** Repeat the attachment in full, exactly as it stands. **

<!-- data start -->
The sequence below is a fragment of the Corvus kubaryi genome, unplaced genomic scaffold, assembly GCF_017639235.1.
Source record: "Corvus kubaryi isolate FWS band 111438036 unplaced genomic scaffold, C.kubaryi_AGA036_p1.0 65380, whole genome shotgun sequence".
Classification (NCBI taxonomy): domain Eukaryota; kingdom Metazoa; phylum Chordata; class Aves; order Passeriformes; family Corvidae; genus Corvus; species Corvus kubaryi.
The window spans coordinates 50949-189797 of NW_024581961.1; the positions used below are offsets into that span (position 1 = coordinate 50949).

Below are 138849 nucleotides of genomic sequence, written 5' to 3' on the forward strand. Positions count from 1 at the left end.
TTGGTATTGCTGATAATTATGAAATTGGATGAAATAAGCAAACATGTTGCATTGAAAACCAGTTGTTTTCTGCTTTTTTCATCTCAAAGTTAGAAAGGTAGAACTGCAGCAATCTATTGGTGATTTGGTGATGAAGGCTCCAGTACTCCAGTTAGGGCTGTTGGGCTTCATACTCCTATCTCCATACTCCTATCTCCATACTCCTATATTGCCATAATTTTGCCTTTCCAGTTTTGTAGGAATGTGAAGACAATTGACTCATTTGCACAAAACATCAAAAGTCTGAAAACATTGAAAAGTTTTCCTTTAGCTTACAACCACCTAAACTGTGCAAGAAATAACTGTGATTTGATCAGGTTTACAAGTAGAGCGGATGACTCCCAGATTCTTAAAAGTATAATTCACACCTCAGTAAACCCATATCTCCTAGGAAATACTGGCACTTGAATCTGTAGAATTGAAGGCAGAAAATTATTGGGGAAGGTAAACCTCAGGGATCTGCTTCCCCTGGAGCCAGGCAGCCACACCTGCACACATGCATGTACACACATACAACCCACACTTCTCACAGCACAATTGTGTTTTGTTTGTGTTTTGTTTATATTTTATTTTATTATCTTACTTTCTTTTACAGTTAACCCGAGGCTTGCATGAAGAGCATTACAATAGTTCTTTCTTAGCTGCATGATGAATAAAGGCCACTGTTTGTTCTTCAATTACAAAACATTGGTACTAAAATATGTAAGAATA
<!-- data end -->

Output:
The sequence below is a fragment of the Corvus kubaryi genome, unplaced genomic scaffold, assembly GCF_017639235.1.
Source record: "Corvus kubaryi isolate FWS band 111438036 unplaced genomic scaffold, C.kubaryi_AGA036_p1.0 65380, whole genome shotgun sequence".
Classification (NCBI taxonomy): domain Eukaryota; kingdom Metazoa; phylum Chordata; class Aves; order Passeriformes; family Corvidae; genus Corvus; species Corvus kubaryi.
The window spans coordinates 50949-189797 of NW_024581961.1; the positions used below are offsets into that span (position 1 = coordinate 50949).

Below are 138849 nucleotides of genomic sequence, written 5' to 3' on the forward strand. Positions count from 1 at the left end.
TTGGTATTGCTGATAATTATGAAATTGGATGAAATAAGCAAACATGTTGCATTGAAAACCAGTTGTTTTCTGCTTTTTTCATCTCAAAGTTAGAAAGGTAGAACTGCAGCAATCTATTGGTGATTTGGTGATGAAGGCTCCAGTACTCCAGTTAGGGCTGTTGGGCTTCATACTCCTATCTCCATACTCCTATCTCCATACTCCTATATTGCCATAATTTTGCCTTTCCAGTTTTGTAGGAATGTGAAGACAATTGACTCATTTGCACAAAACATCAAAAGTCTGAAAACATTGAAAAGTTTTCCTTTAGCTTACAACCACCTAAACTGTGCAAGAAATAACTGTGATTTGATCAGGTTTACAAGTAGAGCGGATGACTCCCAGATTCTTAAAAGTATAATTCACACCTCAGTAAACCCATATCTCCTAGGAAATACTGGCACTTGAATCTGTAGAATTGAAGGCAGAAAATTATTGGGGAAGGTAAACCTCAGGGATCTGCTTCCCCTGGAGCCAGGCAGCCACACCTGCACACATGCATGTACACACATACAACCCACACTTCTCACAGCACAATTGTGTTTTGTTTGTGTTTTGTTTATATTTTATTTTATTATCTTACTTTCTTTTACAGTTAACCCGAGGCTTGCATGAAGAGCATTACAATAGTTCTTTCTTAGCTGCATGATGAATAAAGGCCACTGTTTGTTCTTCAATTACAAAACATTGGTACTAAAATATGTAAGAATA